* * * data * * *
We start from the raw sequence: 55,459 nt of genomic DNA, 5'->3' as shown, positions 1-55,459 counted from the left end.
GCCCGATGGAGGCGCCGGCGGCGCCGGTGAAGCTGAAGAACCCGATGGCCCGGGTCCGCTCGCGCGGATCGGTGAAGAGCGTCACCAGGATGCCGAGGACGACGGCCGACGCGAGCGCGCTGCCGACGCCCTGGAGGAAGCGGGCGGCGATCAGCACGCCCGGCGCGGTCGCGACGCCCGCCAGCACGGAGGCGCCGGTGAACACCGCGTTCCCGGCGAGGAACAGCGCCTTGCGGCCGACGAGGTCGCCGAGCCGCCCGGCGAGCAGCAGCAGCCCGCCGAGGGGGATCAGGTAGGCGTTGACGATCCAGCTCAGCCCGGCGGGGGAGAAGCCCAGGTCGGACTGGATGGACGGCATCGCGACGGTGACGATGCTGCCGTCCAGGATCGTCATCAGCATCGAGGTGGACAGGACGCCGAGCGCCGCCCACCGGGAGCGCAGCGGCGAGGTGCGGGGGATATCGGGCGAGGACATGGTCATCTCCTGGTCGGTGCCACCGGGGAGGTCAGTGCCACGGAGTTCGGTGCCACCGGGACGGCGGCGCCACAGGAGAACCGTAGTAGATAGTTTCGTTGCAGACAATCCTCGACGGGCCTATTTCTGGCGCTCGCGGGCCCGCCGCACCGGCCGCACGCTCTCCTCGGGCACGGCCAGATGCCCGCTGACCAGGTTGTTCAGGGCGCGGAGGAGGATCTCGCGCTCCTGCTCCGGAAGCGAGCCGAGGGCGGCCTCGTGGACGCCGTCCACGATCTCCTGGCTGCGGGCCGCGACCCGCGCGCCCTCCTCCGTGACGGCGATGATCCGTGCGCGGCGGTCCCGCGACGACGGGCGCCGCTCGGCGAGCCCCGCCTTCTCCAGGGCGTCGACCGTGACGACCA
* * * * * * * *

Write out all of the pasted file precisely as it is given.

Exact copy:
We start from the raw sequence: 55,459 nt of genomic DNA, 5'->3' as shown, positions 1-55,459 counted from the left end.
GCCCGATGGAGGCGCCGGCGGCGCCGGTGAAGCTGAAGAACCCGATGGCCCGGGTCCGCTCGCGCGGATCGGTGAAGAGCGTCACCAGGATGCCGAGGACGACGGCCGACGCGAGCGCGCTGCCGACGCCCTGGAGGAAGCGGGCGGCGATCAGCACGCCCGGCGCGGTCGCGACGCCCGCCAGCACGGAGGCGCCGGTGAACACCGCGTTCCCGGCGAGGAACAGCGCCTTGCGGCCGACGAGGTCGCCGAGCCGCCCGGCGAGCAGCAGCAGCCCGCCGAGGGGGATCAGGTAGGCGTTGACGATCCAGCTCAGCCCGGCGGGGGAGAAGCCCAGGTCGGACTGGATGGACGGCATCGCGACGGTGACGATGCTGCCGTCCAGGATCGTCATCAGCATCGAGGTGGACAGGACGCCGAGCGCCGCCCACCGGGAGCGCAGCGGCGAGGTGCGGGGGATATCGGGCGAGGACATGGTCATCTCCTGGTCGGTGCCACCGGGGAGGTCAGTGCCACGGAGTTCGGTGCCACCGGGACGGCGGCGCCACAGGAGAACCGTAGTAGATAGTTTCGTTGCAGACAATCCTCGACGGGCCTATTTCTGGCGCTCGCGGGCCCGCCGCACCGGCCGCACGCTCTCCTCGGGCACGGCCAGATGCCCGCTGACCAGGTTGTTCAGGGCGCGGAGGAGGATCTCGCGCTCCTGCTCCGGAAGCGAGCCGAGGGCGGCCTCGTGGACGCCGTCCACGATCTCCTGGCTGCGGGCCGCGACCCGCGCGCCCTCCTCCGTGACGGCGATGATCCGTGCGCGGCGGTCCCGCGACGACGGGCGCCGCTCGGCGAGCCCCGCCTTCTCCAGGGCGTCGACCGTGACGACCA